No matter if it’s dependence on nicotine, alcohol, drugs, or pills, addiction takes thousands of lives every year, and millions of people suffer from its consequences. Addiction is a kind of mental disorder that compels people to use various substances and engage in dangerous behaviors, even if they’re aware of their impact. It usually stems from (emotional) pain but ends up engulfing you in a vicious cycle that only brings even more pain.
The following addiction statistics show that addiction to anything can cause serious harm if it’s untreated. Luckily, there’s an abundance of clinics and rehab centers that can help in treating addiction. It’s crucial to know the facts and statistics about addiction in order to prevent it or help someone who is suffering. They can also serve as a form of emotional support so that those who are addicted know that they aren’t alone in this and can always ask for help.
The Top 10 Statistics on Addiction
- 22.1 million Americans meet the criteria for a drug or substance abuse disorder.
- About 50 million Americans are addicted to at least one type of tobacco product.
- 90% of smokers started smoking before they turned 18.
- 31 million people suffer from drug abuse disorders.
- 164 million people suffered from alcohol or drug abuse disorders in 2016.
- Young people aged 18 to 25 are the most likely to engage in prescription drug abuse.
- 30% of marijuana users are in danger of developing a marijuana use disorder.
- 7.5 million people aged 15–34 have used cocaine at least once.
- 80% of people who abuse heroin started out by abusing prescription opioids.
- 1.7 million people abused meth in 2017.
General Facts and Stats on Addiction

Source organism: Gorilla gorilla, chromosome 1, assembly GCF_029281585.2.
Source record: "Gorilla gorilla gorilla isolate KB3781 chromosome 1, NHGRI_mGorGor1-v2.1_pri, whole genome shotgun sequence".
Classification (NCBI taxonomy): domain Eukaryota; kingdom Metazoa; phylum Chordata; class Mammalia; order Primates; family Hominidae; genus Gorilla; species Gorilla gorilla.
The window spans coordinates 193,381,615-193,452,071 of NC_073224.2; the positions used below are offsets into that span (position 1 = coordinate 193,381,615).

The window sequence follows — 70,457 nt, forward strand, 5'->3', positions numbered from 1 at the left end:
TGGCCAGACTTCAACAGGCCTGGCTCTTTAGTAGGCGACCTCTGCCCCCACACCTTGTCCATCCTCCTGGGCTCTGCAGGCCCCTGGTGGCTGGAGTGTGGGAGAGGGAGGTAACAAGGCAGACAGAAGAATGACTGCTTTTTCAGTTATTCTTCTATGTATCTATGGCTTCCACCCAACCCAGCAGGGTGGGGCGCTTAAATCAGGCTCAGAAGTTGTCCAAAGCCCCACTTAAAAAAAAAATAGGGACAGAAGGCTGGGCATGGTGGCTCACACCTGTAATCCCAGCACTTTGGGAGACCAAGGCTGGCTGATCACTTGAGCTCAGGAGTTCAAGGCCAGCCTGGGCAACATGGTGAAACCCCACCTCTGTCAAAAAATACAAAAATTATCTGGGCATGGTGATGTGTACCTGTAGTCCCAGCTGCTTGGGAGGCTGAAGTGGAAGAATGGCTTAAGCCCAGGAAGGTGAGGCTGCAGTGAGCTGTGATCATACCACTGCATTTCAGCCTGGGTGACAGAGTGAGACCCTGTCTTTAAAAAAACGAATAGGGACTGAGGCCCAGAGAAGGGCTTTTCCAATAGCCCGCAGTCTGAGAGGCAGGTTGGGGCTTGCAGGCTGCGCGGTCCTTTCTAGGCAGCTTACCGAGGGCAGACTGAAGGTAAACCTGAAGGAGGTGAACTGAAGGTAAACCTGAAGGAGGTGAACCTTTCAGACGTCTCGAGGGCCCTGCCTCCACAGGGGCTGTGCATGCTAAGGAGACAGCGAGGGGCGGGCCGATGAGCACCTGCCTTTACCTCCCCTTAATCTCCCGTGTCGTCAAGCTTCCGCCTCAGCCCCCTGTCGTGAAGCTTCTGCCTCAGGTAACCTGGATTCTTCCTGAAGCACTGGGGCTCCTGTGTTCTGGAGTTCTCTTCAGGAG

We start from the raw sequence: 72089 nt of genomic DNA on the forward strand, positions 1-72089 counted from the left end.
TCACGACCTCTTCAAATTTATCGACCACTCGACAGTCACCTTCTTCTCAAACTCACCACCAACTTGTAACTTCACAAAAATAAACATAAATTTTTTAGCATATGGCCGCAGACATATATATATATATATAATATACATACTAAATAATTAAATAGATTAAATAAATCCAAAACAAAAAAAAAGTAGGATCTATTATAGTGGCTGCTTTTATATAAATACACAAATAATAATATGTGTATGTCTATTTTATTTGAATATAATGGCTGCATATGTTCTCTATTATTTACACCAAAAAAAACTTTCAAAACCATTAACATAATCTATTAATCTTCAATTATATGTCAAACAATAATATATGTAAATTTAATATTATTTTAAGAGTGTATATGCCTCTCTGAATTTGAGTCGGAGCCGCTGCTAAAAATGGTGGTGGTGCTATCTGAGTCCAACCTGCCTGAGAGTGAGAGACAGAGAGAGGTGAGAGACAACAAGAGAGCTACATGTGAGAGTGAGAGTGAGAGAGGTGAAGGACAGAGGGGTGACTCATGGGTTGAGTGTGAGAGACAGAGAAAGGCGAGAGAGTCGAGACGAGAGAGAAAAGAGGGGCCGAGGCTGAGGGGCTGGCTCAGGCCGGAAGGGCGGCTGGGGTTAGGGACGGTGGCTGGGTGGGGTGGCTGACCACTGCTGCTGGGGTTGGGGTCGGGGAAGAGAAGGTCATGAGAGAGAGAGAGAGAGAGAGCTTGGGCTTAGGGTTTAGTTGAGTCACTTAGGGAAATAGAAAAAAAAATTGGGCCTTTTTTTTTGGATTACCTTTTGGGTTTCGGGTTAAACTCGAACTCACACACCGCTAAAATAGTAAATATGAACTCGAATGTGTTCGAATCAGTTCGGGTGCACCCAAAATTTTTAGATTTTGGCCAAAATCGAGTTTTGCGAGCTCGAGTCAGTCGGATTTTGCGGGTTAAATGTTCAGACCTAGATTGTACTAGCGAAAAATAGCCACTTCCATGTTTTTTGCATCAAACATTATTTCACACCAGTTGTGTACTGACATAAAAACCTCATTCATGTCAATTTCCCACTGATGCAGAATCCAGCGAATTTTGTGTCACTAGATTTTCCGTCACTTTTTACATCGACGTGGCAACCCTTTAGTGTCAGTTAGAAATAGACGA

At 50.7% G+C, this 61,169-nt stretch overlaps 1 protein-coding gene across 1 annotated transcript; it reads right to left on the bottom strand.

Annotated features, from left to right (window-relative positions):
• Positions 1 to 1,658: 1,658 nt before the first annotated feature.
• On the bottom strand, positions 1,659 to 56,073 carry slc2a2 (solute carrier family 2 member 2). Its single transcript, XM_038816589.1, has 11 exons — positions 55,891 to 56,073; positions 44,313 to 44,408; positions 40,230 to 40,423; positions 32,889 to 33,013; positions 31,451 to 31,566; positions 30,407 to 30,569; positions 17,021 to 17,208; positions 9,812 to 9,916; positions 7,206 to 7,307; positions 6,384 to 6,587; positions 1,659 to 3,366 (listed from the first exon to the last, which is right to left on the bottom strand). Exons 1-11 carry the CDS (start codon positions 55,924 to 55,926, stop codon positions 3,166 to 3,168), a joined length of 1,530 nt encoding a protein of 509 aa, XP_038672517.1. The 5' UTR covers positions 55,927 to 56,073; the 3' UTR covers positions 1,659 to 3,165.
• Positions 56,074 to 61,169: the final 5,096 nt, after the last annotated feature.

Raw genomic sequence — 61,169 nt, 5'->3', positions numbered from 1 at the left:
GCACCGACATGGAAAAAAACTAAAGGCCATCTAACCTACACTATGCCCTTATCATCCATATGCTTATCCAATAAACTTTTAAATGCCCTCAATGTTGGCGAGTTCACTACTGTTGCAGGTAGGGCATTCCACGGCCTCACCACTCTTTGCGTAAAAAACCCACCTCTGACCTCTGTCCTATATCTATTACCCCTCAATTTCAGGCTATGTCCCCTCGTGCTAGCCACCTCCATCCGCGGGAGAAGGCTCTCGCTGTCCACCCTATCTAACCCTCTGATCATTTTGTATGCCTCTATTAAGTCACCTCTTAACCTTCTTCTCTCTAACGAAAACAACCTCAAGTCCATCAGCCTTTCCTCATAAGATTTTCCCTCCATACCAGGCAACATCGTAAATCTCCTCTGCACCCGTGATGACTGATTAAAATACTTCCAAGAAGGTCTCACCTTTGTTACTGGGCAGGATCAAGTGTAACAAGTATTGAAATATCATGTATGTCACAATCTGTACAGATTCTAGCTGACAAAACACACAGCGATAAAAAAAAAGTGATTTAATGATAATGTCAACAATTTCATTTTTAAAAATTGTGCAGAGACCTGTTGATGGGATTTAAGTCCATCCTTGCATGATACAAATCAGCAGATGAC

1. 40%–60% of an individual’s risk for addiction comes from genetics.
(American Addiction Centers)
Environmental factors also play a major role in developing an addiction. Abusive parents, parents who suffer from addiction, dysfunctional homes, social pressure, peers’ attitudes toward addictive substances, and the attitude of the community have a major impact on whether a person will develop an addiction. People with mental disorders and teenagers are at the greatest risk of developing a substance addiction.
2. In 2014, 11.2 million people were arrested for drug-related charges, according to the addiction stats.
Among these, there were 1.5 million charges for drug abuse, 1.1 million for driving under the influence, 414,000 for drunkenness, and 321,000 for liquor violations. As a note, possession of marijuana was the most common drug abuse violation. This makes drug-related charges the most common reason for arrest.
3. In 2016, around 50% of federal inmates had been incarcerated for drug-related convictions.
Since the war on drugs started in the 1970s, there’s been a major increase in drug-based arrests in the United States. Substance abuse facts show that the number of inmates arrested for drug charges in 1980 was 4,749, in 1990 there were 24,297 inmates, in 2000 there were 74,276, and in 2010 there were 97,800 inmates incarcerated for drug-related offenses.